Components of The Human Circulatory System Blood Vessels Arteries:
– – – – take blood from heart. not always rich in O2. size: 25 mm (aorta) to 0.5 mm. branch into smaller arteries called arterioles (< 0.5 mm). arterioles contain „smooth‟ muscle that regulates blood pressure. – „elastic‟ in nature. they stretch and „bulge‟ when heart pumps blood through  feel your pulse!

Blood Vessels
Veins: – take blood to heart – not always low in O2 – branch into smaller veins called venules – the lumens (openings) are larger than that of arteries but walls are thinner. – depend on contraction of surrounding skeletal muscle to move blood. – contain valves  prevent backflow of blood.

Look at the veins on this guy!

Valves in Veins Prevent Backflow

When the valves of the veins are leaky… varicose veins!

Blood Vessels
Capillaries: – tiny blood vessels. about 0.008 mm in diameter, just wide enough for one red blood cell to pass through. – one cell thick; makes exchange of materials between blood and body cells easy. – connect arterioles and venuoles – the total length of all the capillaries in your body is 1000‟s of kilometres. Total surface area is nearly 6000 m2. Why? – Penetrate almost every tissue in the body.

Comparison of Blood Vessels

Blood Vessels of a Fetal Pig

CV Word Scramble
Several structures of the circulatory system are listed below. Unscramble the terms to describe the flow of blood through the body. Start with "blood from the body". Present your answer as a flow chart-style graphic organizer.

• • • • • • • • • •

Blood from the body bicuspid valve Superior vena cava carbon dioxide right ventricle Inferior vena cava pulmonary valve Left ventricle Oxygen Right atrium

• • • • • • • • • •

oxygen body Left atrium Pulmonary artery Tricuspid valve Pulmonary veins lungs Aortic valve carbon dioxide Aorta

Blood from the 1 Body

Superior & Inferior 2 Vena Cava

Right3 Atrium

Tricuspid 4 Valve

Lungs 8

Pulmonary Artery

7

6 Valve Pulmonary

5 Right Ventricle

Dump Carbon 9 Dioxide

Pick up Oxygen 10

Pulmonary 11 Veins

Left Atrium 12

Aorta

16

15 Aortic Valve

Left Ventricle

14

Bicuspid 13 Valve

Body

17

Pick up Carbon Dioxide 18

Dump Oxygen

19

Back to Heart

20

Locating Heart Sounds with a Stethoscope

Conduction System of the Heart
• cardiac muscle can contract without external nerve stimulation (i.e. messages from the brain). The heart can continue to beat for a short time once removed from the body • the heart‟s tempo is set by the sinoatrial node (SA node); a bundle of specialized nerves. It is often referred to as the pacemaker. Its tempo is set to about 70 bpm (beats per minute). • the autonomic (automatic) nervous system regulates heart rate but does not initiate contraction (the SA node does). It speeds up/slows down the SA node as needed.

Conduction System of the Heart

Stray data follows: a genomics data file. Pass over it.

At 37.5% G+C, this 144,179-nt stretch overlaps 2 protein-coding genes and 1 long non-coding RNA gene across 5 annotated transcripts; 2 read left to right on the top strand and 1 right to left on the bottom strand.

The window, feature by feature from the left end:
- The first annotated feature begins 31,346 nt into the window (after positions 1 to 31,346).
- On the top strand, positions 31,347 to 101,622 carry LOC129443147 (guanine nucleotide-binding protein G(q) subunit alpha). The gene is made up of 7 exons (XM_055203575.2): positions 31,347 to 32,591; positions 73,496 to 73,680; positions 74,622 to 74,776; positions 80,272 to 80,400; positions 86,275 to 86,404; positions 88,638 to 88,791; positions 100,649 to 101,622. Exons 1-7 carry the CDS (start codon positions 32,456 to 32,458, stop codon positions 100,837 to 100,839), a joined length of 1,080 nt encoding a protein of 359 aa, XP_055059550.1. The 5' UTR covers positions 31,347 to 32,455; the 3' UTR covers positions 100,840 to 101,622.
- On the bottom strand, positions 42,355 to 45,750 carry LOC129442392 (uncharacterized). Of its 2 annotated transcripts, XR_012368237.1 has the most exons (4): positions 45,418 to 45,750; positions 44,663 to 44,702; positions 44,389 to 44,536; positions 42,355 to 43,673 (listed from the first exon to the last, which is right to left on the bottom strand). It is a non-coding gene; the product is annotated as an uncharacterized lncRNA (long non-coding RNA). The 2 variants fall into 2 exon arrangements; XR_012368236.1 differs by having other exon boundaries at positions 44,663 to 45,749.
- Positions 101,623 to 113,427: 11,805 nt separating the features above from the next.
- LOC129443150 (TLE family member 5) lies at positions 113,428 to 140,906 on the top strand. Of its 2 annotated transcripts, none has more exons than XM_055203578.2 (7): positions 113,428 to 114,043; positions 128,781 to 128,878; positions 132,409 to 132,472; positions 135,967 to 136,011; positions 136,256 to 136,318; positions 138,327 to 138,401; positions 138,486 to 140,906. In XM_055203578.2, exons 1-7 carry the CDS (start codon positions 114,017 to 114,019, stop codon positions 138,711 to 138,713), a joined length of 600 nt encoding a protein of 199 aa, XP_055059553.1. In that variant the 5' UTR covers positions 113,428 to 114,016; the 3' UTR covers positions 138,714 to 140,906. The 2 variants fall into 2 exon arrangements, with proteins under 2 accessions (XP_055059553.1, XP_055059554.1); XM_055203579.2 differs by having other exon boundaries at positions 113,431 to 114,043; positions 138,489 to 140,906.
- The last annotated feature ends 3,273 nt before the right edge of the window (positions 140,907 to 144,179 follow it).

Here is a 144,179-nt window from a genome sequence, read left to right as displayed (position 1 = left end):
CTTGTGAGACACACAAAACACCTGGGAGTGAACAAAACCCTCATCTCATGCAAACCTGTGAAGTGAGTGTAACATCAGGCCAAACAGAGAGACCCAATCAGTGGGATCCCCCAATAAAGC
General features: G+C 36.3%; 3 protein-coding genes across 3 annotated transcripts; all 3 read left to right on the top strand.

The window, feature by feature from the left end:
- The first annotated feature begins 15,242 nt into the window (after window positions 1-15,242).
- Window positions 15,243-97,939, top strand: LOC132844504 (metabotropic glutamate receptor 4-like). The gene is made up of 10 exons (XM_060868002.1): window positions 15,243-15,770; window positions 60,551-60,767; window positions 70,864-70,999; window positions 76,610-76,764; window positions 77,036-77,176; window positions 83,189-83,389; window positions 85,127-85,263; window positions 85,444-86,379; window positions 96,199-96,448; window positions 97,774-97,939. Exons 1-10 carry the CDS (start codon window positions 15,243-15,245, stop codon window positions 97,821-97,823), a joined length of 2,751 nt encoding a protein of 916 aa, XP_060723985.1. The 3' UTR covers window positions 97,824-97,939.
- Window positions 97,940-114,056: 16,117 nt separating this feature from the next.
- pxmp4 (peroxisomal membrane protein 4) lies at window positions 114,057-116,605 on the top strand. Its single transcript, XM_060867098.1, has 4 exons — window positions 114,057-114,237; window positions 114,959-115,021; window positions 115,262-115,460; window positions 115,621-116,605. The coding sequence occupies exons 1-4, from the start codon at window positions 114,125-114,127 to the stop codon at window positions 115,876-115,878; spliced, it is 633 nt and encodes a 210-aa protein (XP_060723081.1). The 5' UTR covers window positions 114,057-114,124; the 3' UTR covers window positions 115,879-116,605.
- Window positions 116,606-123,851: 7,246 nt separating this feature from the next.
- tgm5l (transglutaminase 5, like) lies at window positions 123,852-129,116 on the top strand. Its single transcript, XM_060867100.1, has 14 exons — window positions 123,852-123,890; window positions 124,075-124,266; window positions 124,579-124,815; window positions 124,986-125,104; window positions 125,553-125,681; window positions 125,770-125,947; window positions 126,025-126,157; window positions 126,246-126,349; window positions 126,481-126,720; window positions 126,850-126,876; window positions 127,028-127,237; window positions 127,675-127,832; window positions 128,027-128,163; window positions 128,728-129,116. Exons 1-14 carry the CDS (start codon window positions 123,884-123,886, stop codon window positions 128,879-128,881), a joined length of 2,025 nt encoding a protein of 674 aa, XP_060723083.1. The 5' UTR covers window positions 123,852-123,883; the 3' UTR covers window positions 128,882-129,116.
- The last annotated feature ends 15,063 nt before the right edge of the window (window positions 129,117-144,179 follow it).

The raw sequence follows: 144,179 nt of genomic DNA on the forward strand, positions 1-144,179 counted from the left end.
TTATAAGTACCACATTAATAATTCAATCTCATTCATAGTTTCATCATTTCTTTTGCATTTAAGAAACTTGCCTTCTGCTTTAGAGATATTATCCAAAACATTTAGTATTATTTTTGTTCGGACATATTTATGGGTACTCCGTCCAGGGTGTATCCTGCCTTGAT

Electrical Impulse in Heart: • SA node initiates cardiac cycle. It sends out an electrical impulse. • electrical impulse spreads over both atria causing them to contract At the same time, it sends an impulse to the AV node impulse is slowly spread through AV node and then to the Bundle of His (atrioventricular bundle) impulse spreads through both sides of the septum impulse goes to Purkinje Fibres which stimulate contraction of ventricles!

ECG (Electrocardiogram)
• An ECG can be used to measure the electrical fields produced within the heart. Doctors can analyze such a ECG to diagnose heart problems.

P-wave Atrial contraction T-wave Ventricles recover

QRS-wave Ventricular contraction

Regulation of Heart Rate Autonomic Nervous System (ANS)
• Although the heart can beat without nervous intervention, heart rate must be regulated by the nervous system as conditions change • The ANS is comprised of the sympathetic nervous system and the parasympathetic nervous system
ANS Sympathetic nervous system Parasympathetic nervous system

Stimulated by brain in times of stress (fight or flight). It makes heart beat faster. Blood flow increases. •

Stimulated by brain in times of relaxation. It makes heart beat slower. Blood flow decreases.

Tachycardia : When Heart Rate > 100 bpm. This can be caused by exercise or drugs such as caffeine or nicotine.

Regulation of Blood Flow
• The Autonomic Nervous System (ANS) maintains homeostasis automatically. • Pre-Capillary sphincter muscles encircle arterioles before capillary beds. The ANS can regulate blood flow to tissues by sending a nerve impulse to these muscles causing them to contract or relax. • Contraction of Pre-Capillary sphincter muscles  vasoconstriction (less blood flow) • Relaxation of Pre-Capillary sphincter muscles  vasodialation (more blood flow)

• Blood pressure is the measure of force against the blood vessel walls • Measured in the brachial artery (in upper arm). It is measured in the units “mmHg” (millimetres of mercury) • Blood pressure is measured by a device called a sphygmomanometer (blood pressure cuff) • Blood pressure has two readings; systole and diastole. • • Systole: blood pressure when the ventricles are contracting. Diastole: blood pressure when the ventricles are relaxed. Blood pressure varies with age, health, exercise. A typical resting BP is 120/80 (read as “120 over 80”)

What is Blood Pressure?

Regulation of Blood Pressure
• It is important to regulate blood pressure. Low blood pressure reduces blood flow. High blood pressure weakens arteries which may rupture. Consistently high blood pressure is called hypertension. • BP is regulated by renal system (kidneys), nervous system, and by hormones. Together, physiological changes are made to raise or lower blood pressure. • Special sensors called baroreceptors detect pressure change in the aorta and carotid artery (in neck). The baroreceptors send messages to medulla oblongata to increase/decrease.

regulation of blood pressure

Regulation of Blood Pressure

Regulation of Blood Pressure
If blood pressure is LOW: • vasoconstriction: smooth muscle around the blood vessels contracts, narrowing the lumen of the vessels ...BP  • blood volume: blood volume … BP • cardiac output: Heart Rate (beats/min) and Stroke Volume (mL per beat) increase… BP  If blood pressure is HIGH: • vasodilation: smooth muscle around the blood vessels relaxes. the blood vessel opens up …BP . • blood volume: blood volume … BP • cardiac output: Heart Rate and Stoke Volume … BP

measuring blood pressure

Regulation of Blood Pressure
Cool facts: • Some people think an alcoholic drink will warm you up on a cold day. It actually cools you down! Alcohol causes vasodilation of blood vessels in skin. This increases blood flow to skin…heat is lost! • Alcohol makes some people congested! Blood vessels in nose dilate  nasal passages close off.

THINK!
• Why does your face turn red and feel warm when you blush?